Standard Sewing vs. Ultrasonic Seaming

2019-08-13 14:08:21

Standard Sewing vs. Ultrasonic Seaming

Sewing remains the most popular method of joining fabrics. The lockstitch machine is the standard method used for sewing. A bobbin sits in the middle of the shuttle, which is rotated in synch with the motion of the needle. The needle pulls a loop of thread through the fabric, rises, then reinserts into the fabric. The feed dogs are what move the fabric forward and through the machine. Instead of joining the different loops together as seen in chain stitching, the thread from the machine is joined with a separate spool of thread that is the bobbin. On the machine, a tension wheel is present. The tension must be at the appropriate setting in order for the stitch to form correctly. In a single inch of a seam there are usually 10 stitches per inch. 

Disadvantages with traditional sewing include discontinuous joints producing perforated seams, sewing thread deteriorating over time, and speed limitations.

Ultrasonic sealing, as defined above, has several advantages for joining fabrics made from thermoplastic polymers or those containing thermoplastic fibers. The FS-90 machine requires no needles. This significantly reduces on waste generated because in traditional sewing, needles frequently break, causing waste. More money is also spent on replacing the needles. The absence of thread in ultrasonic sealing is also extremely beneficial. Because there is no presence of thread in garments that have been welded ultrasonically, there is no threat of thread deterioration over time. A large amount of material and waste is also reduced when thread is not used. This can be very beneficial for the environment, making ultrasonic sealing a ‘green’ technology. The technique also requires no solvents, adhesives or mechanical fasteners when joining two fabrics together. Ultrasonic sealing differs from thermal bonding in the sense that fiber degradation is minimized because heat energy is generated within the fibers using ultrasonic energy (Tolunay, Dawson et al. 1983; Mao and Goswami 1997). In thermal bonding, the heat energy is applied to the fibers in order to melt them. Seams created with ultrasonic sealing are impermeable, making the garments produced ideal for medical clothing that can be worn around contamination, parachutes and other products, such as boat sails that must have impermeable seams in order to function (Benatar and Gutowski 1986; Benatar and Gutowski1989). Ultrasonic sealing of non-woven thermoplastic fibers is based on the ultrasonic welding of metal that was first discovered in the 1960’s. Although the materials joined are different, the same mechanisms of operation exist to create a bond.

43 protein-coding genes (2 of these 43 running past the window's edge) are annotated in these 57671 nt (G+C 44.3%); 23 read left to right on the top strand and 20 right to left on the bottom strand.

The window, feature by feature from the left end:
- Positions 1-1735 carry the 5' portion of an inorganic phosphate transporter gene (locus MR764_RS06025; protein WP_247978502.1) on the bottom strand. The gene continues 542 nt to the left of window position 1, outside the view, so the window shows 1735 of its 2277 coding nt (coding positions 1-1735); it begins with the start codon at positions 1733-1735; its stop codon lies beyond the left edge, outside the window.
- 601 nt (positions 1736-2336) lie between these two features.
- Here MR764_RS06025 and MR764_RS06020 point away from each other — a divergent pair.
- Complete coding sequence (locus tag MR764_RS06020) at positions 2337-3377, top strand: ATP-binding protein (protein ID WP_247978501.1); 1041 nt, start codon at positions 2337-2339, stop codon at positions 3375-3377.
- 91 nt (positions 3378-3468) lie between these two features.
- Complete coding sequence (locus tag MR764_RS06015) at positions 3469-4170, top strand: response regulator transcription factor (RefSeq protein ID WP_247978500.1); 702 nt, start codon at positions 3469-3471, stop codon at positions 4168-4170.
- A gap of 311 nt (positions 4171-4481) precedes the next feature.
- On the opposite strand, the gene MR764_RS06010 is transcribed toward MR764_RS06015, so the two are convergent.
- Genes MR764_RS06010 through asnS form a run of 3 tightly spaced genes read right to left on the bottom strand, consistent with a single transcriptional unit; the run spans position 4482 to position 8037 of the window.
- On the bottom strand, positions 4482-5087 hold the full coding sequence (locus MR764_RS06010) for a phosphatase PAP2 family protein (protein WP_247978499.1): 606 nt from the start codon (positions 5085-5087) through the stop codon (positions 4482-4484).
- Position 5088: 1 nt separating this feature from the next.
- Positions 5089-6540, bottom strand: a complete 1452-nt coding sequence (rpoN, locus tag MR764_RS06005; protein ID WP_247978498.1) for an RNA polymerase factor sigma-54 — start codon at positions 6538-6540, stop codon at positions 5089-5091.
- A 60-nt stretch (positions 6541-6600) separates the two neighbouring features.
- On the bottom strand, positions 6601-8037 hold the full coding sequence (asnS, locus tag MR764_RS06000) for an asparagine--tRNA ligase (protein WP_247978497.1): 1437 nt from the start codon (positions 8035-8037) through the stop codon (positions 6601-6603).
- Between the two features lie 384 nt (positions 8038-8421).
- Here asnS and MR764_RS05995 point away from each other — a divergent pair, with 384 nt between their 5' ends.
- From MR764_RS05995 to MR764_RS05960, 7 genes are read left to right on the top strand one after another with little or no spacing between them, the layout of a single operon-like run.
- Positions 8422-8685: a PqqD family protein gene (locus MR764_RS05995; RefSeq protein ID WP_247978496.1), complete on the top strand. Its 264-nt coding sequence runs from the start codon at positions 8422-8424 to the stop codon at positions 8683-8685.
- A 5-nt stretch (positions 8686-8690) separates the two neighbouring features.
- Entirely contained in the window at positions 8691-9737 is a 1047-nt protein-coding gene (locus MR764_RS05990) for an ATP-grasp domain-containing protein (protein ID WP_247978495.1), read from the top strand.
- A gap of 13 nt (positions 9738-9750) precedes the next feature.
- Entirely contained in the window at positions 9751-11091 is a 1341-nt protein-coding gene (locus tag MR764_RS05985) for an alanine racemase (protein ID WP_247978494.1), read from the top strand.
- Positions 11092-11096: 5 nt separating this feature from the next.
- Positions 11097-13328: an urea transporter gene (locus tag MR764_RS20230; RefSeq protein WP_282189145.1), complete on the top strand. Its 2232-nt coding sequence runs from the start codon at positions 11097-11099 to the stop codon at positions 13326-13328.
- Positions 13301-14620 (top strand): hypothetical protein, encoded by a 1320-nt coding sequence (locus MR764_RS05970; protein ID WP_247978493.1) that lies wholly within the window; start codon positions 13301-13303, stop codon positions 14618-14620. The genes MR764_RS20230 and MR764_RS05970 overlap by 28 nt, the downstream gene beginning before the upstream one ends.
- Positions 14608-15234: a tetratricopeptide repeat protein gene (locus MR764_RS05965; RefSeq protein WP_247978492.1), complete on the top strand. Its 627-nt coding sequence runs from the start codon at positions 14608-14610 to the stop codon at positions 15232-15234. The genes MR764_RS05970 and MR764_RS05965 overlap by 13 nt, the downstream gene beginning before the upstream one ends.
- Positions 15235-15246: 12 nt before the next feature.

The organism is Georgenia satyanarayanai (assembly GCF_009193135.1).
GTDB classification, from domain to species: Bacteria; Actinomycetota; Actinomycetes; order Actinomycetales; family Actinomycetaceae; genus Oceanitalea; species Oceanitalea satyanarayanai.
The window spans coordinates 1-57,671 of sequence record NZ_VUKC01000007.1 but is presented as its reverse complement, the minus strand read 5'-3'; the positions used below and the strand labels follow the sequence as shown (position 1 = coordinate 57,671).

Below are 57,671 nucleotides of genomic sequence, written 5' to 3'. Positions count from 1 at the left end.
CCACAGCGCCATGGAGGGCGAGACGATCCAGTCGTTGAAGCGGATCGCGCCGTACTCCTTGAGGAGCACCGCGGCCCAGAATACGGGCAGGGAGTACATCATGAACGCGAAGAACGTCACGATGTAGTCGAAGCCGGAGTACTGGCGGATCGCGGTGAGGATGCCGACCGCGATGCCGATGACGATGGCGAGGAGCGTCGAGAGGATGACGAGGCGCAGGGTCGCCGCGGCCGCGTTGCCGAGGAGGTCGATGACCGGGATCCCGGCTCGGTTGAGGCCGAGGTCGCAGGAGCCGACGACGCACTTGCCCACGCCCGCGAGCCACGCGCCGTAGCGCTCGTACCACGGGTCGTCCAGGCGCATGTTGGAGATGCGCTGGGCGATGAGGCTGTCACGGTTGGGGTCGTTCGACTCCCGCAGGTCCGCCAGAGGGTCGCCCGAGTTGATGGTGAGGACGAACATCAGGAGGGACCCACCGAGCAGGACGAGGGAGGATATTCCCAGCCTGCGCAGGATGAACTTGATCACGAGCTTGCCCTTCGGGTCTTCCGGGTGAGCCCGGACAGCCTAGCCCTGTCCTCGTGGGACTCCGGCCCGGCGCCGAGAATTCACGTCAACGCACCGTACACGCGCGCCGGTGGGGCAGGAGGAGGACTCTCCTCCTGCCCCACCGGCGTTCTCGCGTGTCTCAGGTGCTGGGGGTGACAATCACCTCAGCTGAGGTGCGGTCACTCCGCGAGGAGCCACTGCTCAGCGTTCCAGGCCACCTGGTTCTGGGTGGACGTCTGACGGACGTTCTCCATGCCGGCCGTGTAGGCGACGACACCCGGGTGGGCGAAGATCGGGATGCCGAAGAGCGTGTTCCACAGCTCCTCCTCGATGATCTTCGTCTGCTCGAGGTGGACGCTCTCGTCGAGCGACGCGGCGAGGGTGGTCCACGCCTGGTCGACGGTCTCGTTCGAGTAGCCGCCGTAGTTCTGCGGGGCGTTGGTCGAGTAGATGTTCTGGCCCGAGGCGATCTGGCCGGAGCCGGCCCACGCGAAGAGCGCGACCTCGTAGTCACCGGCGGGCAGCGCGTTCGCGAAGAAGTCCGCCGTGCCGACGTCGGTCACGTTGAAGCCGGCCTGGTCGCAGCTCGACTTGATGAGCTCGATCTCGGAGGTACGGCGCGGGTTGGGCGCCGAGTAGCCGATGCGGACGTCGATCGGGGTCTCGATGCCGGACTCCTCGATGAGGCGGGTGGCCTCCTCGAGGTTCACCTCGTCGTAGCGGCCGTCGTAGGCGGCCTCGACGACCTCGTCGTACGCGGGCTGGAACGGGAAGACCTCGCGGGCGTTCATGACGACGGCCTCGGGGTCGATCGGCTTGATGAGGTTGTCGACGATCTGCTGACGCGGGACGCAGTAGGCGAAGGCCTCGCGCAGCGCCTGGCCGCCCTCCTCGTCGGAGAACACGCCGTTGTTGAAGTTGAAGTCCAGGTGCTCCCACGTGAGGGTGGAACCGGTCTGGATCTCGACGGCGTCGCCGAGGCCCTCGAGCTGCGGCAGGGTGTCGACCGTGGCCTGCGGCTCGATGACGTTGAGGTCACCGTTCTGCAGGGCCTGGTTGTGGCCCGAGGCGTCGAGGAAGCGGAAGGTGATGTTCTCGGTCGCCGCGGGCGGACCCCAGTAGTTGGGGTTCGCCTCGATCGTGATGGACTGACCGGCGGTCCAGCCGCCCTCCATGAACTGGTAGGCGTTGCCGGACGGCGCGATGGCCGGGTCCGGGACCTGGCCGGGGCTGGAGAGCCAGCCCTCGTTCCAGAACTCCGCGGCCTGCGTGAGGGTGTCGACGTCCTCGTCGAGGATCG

The process of ultrasonic welding involves 4 key components. The power supply converts a standard electrical signal into an ultrasonic frequency, usually of the order of 20 kHz. A transducer converts the electrical energy into mechanical vibratory energy, which is amplified and transmitted to the workpiece by a sonotrode. When a joint is made, a clamping force combined with vibration cause a localized heating affect at the interface of the 2 materials and a bond forms (Benatar and Gutowski 1986; Benatar and Gutowski 1989; Wright, Prangnell et al. 2009). The absence of heating elements, or the need for cooling and extremely low tooling costs make this process very cost effective when compared to other joining methods.


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